Only CBS This Morning on Thursday covered the ongoing saga of a liberal University of Missouri professor who called for “muscle” in an attempt to suppress free speech. ABC and NBC have not been interested in the case of Melissa Click and her caught-on-camera rant against a student journalist who filmed her in a public space.
CBS’s Anna Werner interviewed the professor, who has been suspended and is facing additional discipline. She wondered, “Were you appalled by your behavior when you watched the video?” In the footage from last fall, Click screams at a young journalist who walks up to her at a protest, “Hey, who wants me to help get this reporter out of here? I need some muscle over here! Help me get him out!”
In this exchange, Werner presses Click as she tries to justify and minimize her actions:
ANNA WERNER: Click says she was trying to protect the students protesting who she says were under threat and wasn't sure the man filming was a real journalist.
MELISSA CLICK: He introduced himself only as media and came at me with a camera.
WERNER: That's a camera, not a weapon.
Werner demands to know “is calling for ‘muscle out here’ respectful?” At one point, she explains to the professor, who was also caught on camera yelling profanities at a cop, “You can understand where a lot of people watching those videos are saying, ‘She's got a problem.’"
One would think that the attempted suppression of free speech and assault on a journalist would be interesting for the three networks. But on November 10, 2015, during the racial protests at the University of Missouri, only CBS covered the story. Only CBS This Morning highlighted it again on Thursday.
The full CBS This Morning transcript is below:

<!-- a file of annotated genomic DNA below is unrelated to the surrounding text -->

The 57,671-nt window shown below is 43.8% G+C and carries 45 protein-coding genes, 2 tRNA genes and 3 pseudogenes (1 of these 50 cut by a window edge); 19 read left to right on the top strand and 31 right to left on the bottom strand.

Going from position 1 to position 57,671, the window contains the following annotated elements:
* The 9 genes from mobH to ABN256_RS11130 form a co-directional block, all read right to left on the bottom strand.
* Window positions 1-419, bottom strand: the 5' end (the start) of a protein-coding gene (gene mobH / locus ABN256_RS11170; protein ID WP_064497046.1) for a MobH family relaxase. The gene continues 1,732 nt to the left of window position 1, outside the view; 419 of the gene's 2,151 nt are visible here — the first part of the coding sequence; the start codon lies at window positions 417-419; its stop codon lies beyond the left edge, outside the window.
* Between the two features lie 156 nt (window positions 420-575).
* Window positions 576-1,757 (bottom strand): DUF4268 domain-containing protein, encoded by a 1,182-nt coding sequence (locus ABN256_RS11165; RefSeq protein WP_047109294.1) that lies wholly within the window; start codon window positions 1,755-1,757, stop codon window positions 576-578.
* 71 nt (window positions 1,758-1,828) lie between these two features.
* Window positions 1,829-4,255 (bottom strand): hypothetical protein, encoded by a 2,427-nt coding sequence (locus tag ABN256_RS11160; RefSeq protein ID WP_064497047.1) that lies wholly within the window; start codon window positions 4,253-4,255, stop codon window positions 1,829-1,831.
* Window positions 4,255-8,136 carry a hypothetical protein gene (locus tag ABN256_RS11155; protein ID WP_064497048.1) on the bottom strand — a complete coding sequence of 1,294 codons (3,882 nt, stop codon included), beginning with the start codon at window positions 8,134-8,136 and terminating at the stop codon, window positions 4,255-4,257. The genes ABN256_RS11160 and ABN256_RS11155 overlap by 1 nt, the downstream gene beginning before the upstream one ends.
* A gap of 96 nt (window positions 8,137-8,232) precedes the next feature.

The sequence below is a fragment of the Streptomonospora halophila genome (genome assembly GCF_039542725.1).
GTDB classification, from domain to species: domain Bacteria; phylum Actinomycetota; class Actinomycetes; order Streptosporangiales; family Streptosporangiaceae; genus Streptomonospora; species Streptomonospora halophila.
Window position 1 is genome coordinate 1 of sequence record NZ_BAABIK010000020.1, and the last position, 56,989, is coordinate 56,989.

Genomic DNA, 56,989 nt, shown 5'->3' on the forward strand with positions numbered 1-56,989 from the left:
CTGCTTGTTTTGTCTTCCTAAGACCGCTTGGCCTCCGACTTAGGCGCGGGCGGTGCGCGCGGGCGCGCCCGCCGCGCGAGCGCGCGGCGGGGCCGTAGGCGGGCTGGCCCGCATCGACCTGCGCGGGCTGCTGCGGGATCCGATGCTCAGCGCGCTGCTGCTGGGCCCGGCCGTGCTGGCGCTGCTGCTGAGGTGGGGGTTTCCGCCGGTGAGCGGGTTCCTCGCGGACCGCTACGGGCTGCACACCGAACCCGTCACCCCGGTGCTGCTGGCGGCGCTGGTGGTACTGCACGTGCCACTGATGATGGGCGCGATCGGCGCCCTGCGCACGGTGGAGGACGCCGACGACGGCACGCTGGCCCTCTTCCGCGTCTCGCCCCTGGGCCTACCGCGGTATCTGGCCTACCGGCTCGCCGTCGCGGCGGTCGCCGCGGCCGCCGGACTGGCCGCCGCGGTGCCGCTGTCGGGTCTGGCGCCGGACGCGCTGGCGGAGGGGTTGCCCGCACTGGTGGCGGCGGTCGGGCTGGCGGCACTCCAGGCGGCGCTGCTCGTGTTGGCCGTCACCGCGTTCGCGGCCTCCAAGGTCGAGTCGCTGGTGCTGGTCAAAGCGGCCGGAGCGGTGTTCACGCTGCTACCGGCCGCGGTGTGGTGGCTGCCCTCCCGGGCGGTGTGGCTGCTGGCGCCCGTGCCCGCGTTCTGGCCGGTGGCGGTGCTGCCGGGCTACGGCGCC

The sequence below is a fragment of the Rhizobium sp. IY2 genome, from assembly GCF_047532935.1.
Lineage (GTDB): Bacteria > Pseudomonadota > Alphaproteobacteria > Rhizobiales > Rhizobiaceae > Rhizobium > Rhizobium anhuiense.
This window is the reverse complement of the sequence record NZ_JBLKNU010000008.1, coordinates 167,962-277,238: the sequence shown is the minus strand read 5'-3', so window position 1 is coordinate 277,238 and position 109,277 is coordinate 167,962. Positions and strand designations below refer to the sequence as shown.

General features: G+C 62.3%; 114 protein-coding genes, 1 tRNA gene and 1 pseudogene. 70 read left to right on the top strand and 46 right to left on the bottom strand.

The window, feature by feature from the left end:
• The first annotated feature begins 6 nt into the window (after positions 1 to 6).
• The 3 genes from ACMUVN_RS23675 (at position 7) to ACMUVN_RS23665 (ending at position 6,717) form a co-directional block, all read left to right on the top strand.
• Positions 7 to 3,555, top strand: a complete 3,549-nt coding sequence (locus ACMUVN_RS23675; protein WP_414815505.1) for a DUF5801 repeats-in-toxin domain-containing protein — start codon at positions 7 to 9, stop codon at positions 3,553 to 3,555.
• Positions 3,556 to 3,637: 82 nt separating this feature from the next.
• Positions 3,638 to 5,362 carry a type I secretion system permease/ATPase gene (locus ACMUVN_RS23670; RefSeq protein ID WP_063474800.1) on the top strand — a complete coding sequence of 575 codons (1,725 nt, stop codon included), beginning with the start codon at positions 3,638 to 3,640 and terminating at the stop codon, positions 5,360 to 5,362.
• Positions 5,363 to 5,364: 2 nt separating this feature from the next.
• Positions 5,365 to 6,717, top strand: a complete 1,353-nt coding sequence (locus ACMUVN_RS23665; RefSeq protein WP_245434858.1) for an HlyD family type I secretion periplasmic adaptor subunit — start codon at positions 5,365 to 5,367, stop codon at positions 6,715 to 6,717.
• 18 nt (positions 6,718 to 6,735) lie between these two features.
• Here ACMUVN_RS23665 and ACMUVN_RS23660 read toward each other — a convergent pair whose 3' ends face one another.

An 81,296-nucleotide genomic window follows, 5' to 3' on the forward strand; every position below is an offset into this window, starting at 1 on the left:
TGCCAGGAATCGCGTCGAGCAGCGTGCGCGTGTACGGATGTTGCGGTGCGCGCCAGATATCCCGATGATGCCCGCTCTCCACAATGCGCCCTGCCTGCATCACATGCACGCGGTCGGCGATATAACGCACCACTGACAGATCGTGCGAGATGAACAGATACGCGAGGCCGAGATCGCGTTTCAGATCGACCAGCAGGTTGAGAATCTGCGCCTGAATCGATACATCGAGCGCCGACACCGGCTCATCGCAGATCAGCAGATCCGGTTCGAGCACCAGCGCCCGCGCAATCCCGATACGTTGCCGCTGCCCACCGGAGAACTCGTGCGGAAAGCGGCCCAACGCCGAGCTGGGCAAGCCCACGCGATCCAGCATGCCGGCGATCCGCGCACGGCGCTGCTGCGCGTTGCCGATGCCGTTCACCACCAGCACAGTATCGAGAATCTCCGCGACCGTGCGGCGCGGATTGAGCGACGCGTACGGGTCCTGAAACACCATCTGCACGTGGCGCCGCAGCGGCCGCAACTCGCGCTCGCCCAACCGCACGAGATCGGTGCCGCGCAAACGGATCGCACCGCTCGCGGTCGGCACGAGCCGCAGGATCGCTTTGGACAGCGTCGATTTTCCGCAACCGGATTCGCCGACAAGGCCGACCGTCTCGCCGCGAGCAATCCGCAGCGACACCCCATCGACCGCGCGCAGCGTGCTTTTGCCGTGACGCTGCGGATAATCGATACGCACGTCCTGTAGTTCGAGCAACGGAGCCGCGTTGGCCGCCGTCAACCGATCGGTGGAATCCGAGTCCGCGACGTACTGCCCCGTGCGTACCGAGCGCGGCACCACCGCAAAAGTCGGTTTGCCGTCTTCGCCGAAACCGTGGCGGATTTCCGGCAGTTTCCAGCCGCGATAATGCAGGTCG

CHARLIE ROSE: University of Missouri says this morning an investigation into the assistant professor who sparked a national backlash is nearly done.
MELISSA CLICK: I need some muscle over here! Help me get him out!
ROSE: Melissa Click was caught on video during campus protests in November calling for muscle to remove a student journalist. Video a month earlier shows her cursing at police. Click, this morning, says she regrets her actions and Anna Werner is on the campus in Columbia, Missouri, with the interview you'll see only on CBS This Morning. Anna, good morning.
ANNA WERNER: Good morning, Charlie. Well, this is the spot on the campus quad where protesters set up their tent city in November. It's also the spot where Melissa Click took an action she now says she regrets.
STUDENT: I’m media. Can I talk to you?
CLICK: No. You need to get out!
WERNER: She is the woman seen at a University of Missouri protest last fall ordering a student journalist away from a group of protesters on the public quad.
CLICK: You need to get out! You need to get out.
WERNER: Her actions brought her a misdemeanor assault charge and widespread condemnation. Now she is apologizing.
CLICK: You need to go!
WERNER: Were you appalled by your behavior when you watched the video?